This is a picture of the synagogue of Wiener Neustadt, taken long before it was destroyed during the pogrom of Kristallnacht 1938.
My parents, Wilhelm and Johanna Schischa [nee Friedmann] used to go to the synagogue on high holidays such as Pesach, Rosh Ha Shanah and Yom Kippur. We, children, were awfully bored and played in the courtyard in the meantime.
I didn't experience any anti-Semitism until 12th March 1938. I was supposed to go back to school in September but I wasn't allowed to go to the regular grammar school any more. The Jewish community in Wiener Neustadt continued to exist a bit longer, and a school was set up in the praying house, which was close to the big, beautiful synagogue.
We had a Jewish teacher and about 20 to 30 children from Wiener Neustadt and surroundings came to the praying house and studied in the same classroom. It wasn't a regular school but at least we had the opportunity to study. I remember 10th November 1938 [Kristallnacht] very well. It was a Thursday, the sky was cloudy and it was about 10am when someone came into the classroom and started whispering into our teacher's ear. Afterwards the teacher told us to go home, saying that something was going on. My parents were surprised that I returned from school so early. At about 11am the doorbell rang and the Gestapo arrested my father. They took him along with them.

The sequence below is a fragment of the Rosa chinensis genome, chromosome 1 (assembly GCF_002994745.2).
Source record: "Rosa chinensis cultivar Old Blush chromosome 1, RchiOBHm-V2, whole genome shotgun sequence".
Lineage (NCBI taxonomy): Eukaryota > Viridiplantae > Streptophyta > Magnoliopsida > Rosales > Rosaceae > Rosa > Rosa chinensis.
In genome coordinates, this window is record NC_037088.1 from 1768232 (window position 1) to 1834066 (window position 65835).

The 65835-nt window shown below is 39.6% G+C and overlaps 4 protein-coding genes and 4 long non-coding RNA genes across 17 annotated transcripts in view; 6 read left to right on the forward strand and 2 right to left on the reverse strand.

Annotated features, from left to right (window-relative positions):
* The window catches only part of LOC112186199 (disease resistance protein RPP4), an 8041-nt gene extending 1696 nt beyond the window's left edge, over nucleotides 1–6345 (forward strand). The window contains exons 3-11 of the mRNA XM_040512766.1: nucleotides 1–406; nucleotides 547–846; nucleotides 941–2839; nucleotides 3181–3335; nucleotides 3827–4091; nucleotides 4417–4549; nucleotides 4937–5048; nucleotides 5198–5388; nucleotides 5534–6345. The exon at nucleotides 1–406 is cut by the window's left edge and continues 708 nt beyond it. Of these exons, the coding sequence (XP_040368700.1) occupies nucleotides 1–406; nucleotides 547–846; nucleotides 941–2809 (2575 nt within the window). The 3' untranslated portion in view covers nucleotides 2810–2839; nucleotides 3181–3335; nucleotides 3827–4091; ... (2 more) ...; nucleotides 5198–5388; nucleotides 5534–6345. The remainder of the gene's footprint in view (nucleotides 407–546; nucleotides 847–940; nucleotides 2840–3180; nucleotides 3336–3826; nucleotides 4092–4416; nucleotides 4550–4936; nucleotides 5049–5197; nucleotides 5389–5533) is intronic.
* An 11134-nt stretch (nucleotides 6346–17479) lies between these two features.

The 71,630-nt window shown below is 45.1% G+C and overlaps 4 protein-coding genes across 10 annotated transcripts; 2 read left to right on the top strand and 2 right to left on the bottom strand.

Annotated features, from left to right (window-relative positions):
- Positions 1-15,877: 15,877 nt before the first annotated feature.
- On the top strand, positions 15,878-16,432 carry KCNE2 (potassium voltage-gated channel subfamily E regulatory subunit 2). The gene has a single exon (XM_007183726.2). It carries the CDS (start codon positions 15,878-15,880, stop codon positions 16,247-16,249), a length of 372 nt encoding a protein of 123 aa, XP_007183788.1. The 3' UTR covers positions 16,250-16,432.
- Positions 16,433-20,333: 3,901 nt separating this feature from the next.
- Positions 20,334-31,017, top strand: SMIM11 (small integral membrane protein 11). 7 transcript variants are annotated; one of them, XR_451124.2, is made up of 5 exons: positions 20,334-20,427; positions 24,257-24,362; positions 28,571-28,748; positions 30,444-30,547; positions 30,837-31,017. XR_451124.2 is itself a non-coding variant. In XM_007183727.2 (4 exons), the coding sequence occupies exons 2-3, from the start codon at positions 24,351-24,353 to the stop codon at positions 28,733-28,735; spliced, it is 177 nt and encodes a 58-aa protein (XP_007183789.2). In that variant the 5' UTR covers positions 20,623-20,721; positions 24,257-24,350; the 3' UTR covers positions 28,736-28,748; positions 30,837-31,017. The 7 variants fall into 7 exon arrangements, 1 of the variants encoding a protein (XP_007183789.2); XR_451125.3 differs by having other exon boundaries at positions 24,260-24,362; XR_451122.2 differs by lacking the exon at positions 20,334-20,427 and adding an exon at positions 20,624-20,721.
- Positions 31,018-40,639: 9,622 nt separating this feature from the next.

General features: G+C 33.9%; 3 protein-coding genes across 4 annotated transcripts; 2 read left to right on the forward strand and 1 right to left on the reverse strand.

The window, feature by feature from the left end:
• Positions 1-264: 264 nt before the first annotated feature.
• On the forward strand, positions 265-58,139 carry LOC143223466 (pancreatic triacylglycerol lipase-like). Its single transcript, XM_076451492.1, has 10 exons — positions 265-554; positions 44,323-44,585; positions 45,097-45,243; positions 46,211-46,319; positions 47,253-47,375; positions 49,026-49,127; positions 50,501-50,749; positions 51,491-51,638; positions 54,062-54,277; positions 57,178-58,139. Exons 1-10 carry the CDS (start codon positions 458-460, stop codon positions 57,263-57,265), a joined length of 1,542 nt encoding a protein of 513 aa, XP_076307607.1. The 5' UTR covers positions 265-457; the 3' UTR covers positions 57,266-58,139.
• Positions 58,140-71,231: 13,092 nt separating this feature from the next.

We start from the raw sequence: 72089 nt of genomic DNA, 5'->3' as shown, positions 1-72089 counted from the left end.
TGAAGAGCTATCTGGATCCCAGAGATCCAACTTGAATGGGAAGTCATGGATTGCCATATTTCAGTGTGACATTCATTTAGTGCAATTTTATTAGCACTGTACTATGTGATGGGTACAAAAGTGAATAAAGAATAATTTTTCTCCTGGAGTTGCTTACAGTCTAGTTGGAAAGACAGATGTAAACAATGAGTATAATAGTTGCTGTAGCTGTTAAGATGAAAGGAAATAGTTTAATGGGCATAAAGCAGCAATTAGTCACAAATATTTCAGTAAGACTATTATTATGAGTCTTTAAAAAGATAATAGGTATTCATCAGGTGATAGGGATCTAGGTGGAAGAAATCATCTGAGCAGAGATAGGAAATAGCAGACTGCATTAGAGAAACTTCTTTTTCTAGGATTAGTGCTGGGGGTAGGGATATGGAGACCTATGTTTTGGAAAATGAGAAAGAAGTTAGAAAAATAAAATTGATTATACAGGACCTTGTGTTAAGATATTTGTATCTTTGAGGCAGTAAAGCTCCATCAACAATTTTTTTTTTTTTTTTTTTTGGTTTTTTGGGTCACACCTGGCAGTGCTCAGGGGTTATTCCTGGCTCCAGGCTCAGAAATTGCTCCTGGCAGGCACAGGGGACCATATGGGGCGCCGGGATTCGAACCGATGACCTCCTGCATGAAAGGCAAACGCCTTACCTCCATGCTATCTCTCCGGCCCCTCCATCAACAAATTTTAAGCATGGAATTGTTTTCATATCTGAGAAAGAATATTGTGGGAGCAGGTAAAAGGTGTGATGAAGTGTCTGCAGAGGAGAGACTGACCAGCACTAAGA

They took us to the synagogue. All Jewish women and children from Wiener Neustadt had been brought there and were searched for money and jewelry. They had to hand in everything; the SA deprived them of all their belongings.
Mrs. Gerstl, my friend Trude's mother, didn't want to sign a paper saying that she would hand over her house, so they beat her until she did sign it. I witnessed all of this. When night was falling they led us into the synagogue. The floors were covered with hay, and they gave us Torah blankets to cover ourselves up. We were locked in for three days. The synagogue had a yard with an iron gate facing the street. There were people outside the gate watching, and people from Wiener Neustadt looked on with amusement as we, Jewish children, had to go round in circles.